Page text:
Dear Mr. Electrician: I want to replace a very old ceiling light fixture in a very old house. After removing the existing light fixture ceiling canopy cover that hides all of the wiring, I found that there isn’t a standard ceiling electrical outlet box. Instead, there is a black round disc (about 3 inches in diameter) which has a 1 inch long screw type rod sticking out of it. The wires are around it. The light fixture that I want to install comes with a flat hanger bracket and the instructions tell me to install the hanger bracket onto the outlet box. Since there is no outlet box, I don’t know what to do. What are my options?
Answer: I suspect that the round disc is actually an old black enameled metal pancake box. It’s approximately the diameter and thickness of a hockey puck and made out of metal. Sometimes an old gas pipe protrudes from the middle of this pancake box instead of a fixture stud. A setscrew tightens the box to the gas pipe.
That was how old houses that originally had gas lighting converted over to electric lighting. The pancake box was mounted onto to an existing disconnected gas pipe. The cables were attached to the pancake box and splices were made. An additional fitting or two was threaded onto the gas pipe to support the light fixture which was made for this type of installation. The canopy of the old style ceiling light fixture acted as the junction box for the spliced wires.
Other types of old pancake boxes were mounted directly onto ceiling joists using wood screws. Instead of an opening for a gas pipe, they would have their own fixture stud for attaching a light fixture to. The fixture stud had the same size thread as a gas pipe of the same diameter.
Around the pancake box are four holes, each with a setscrew or clamp which engages the cable, preventing it from being pulled out, and provides electrical continuity for the equipment ground for the armored cable.
The wiring is most likely armored cable (BX). However ungrounded non-metallic cable (The Type Before Romex), or knob and tube type wiring is possible as well.
Beware if the gas pipe has a cap on it. Usually the caps are removed when the gas line is taken out of service. However, until you can verify that the gas line is dead you should not remove the cap.
In a situation where the original wiring insulation has degraded, the best thing would be to install new wiring. However that not only could be expensive, but damaging as well. Walls and ceilings may need to be broken open to re-route or remove old dried and brittle cables and install new wiring.
Turn off the power. You will need to remove the old pancake junction box. Do it carefully so as to not damage the existing wiring. Often, wiring from that era of home construction now has dry, brittle insulation on it. Any disturbance to the wires could cause the insulation to break off.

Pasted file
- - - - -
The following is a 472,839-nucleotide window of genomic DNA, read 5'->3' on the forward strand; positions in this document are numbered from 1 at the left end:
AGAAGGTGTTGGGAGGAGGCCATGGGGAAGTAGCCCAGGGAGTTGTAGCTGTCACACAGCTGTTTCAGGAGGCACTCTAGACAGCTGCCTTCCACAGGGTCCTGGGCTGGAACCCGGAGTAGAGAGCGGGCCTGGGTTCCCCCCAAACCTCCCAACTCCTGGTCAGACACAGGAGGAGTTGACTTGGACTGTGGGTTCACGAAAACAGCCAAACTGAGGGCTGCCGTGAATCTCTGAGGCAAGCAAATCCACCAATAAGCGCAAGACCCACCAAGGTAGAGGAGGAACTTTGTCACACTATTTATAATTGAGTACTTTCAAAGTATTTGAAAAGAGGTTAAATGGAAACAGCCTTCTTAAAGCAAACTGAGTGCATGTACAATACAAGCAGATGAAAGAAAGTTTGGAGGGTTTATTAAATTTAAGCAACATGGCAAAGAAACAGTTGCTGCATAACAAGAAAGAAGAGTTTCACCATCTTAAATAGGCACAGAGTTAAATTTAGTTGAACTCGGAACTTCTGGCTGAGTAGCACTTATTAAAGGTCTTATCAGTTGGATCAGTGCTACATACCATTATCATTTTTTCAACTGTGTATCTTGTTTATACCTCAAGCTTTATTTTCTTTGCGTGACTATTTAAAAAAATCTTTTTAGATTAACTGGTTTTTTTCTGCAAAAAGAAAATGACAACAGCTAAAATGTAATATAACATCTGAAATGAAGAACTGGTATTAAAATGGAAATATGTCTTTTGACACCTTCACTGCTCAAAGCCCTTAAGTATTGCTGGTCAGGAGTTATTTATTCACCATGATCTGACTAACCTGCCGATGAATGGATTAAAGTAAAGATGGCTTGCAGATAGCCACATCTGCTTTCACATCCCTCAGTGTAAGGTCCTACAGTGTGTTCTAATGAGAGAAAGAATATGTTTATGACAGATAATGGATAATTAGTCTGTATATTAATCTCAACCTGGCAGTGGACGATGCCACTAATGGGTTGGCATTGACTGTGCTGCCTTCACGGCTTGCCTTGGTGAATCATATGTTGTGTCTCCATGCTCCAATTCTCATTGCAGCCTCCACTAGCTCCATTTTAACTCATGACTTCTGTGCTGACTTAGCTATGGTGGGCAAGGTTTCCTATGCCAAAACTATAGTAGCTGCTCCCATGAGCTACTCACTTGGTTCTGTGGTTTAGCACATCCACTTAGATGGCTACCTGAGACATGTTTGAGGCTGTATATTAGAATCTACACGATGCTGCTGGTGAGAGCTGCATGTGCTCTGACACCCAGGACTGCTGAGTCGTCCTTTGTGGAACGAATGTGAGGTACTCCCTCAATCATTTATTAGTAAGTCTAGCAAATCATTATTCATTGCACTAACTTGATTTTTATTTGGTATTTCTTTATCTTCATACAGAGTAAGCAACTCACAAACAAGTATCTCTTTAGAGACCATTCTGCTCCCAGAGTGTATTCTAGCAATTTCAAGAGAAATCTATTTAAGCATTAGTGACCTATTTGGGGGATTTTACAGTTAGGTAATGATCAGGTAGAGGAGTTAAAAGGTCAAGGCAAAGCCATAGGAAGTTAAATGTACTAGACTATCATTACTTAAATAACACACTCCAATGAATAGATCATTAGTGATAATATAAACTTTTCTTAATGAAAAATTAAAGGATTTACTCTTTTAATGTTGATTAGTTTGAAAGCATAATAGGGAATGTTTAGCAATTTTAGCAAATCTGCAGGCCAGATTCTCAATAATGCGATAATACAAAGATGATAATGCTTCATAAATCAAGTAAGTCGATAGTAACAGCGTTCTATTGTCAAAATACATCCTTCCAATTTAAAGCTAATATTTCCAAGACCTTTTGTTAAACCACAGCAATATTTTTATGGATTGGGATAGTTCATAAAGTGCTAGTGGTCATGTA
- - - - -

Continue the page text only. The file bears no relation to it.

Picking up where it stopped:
Make sure that you identify each conductor in the box before you take apart the splices. The color coding is almost gone on these wires. The wires are likely to be soldered and taped. The insulation on the wires will break off as you separate the conductors. Get a roll of white and a roll of black electrical tape. You may also need rolls of red and blue electrical tape.
The gas pipe will be a hindrance to installing a new modern octagonal ceiling electrical box. Also it is quite likely that there is a piece of wood supporting the gas pipe or the pipe may be attached to the side of a ceiling joist.
Sometimes a pipe wrench can be put on the gas pipe to unscrew it from the elbow. An internal pipe wrench might be needed. Other options are cutting it out with a multi-function oscillating tool or a reciprocating saw, or relocating the ceiling box. Relocating may not be an option due to the existing lengths of the wires.
Once all obstacles have been removed and the existing cables have been identified and taped, a new electrical box can be installed. A new pancake box can be installed or sometimes an old work ceiling fan brace and box can be fitted in place through the existing hole. A side mount type fan box is also available if the joist is right there. Try to get the deeper boxes.
Use the proper cable connectors and anti-short bushings for the cables and bring them into the back of the box. In this case it may be best to put the cable connectors on the ends of the cables with the locknuts removed. Tape the ends of the wires together. As you push the box into the ceiling, pull the cables through each connector. Tighten the locknuts by hitting them with a screwdriver driven by a hammer after the box is secured to the bracket. The BX cable metal armor is the grounding conductor, so it needs to be a tight connection.